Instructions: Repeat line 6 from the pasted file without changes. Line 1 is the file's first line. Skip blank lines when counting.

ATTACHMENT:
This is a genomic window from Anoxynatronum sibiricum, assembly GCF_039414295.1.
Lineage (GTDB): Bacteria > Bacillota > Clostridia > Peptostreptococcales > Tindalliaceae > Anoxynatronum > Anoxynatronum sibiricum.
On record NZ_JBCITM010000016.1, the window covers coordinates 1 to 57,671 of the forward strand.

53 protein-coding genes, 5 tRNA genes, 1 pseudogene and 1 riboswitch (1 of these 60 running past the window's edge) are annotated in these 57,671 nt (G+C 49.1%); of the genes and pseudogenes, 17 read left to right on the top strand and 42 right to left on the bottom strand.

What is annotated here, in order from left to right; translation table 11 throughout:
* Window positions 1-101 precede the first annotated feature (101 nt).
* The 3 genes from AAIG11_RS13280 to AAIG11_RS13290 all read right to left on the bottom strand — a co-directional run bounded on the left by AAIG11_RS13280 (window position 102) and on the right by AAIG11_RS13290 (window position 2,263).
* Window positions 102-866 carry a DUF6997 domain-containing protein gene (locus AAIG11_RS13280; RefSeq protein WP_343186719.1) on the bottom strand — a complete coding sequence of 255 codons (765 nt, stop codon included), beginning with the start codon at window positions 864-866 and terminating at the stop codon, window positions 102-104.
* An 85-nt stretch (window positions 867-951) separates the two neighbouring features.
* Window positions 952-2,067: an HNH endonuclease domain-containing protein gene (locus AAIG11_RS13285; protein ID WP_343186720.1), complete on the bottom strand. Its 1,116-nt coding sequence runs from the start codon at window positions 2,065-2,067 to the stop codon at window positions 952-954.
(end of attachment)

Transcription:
* Window positions 1-101 precede the first annotated feature (101 nt).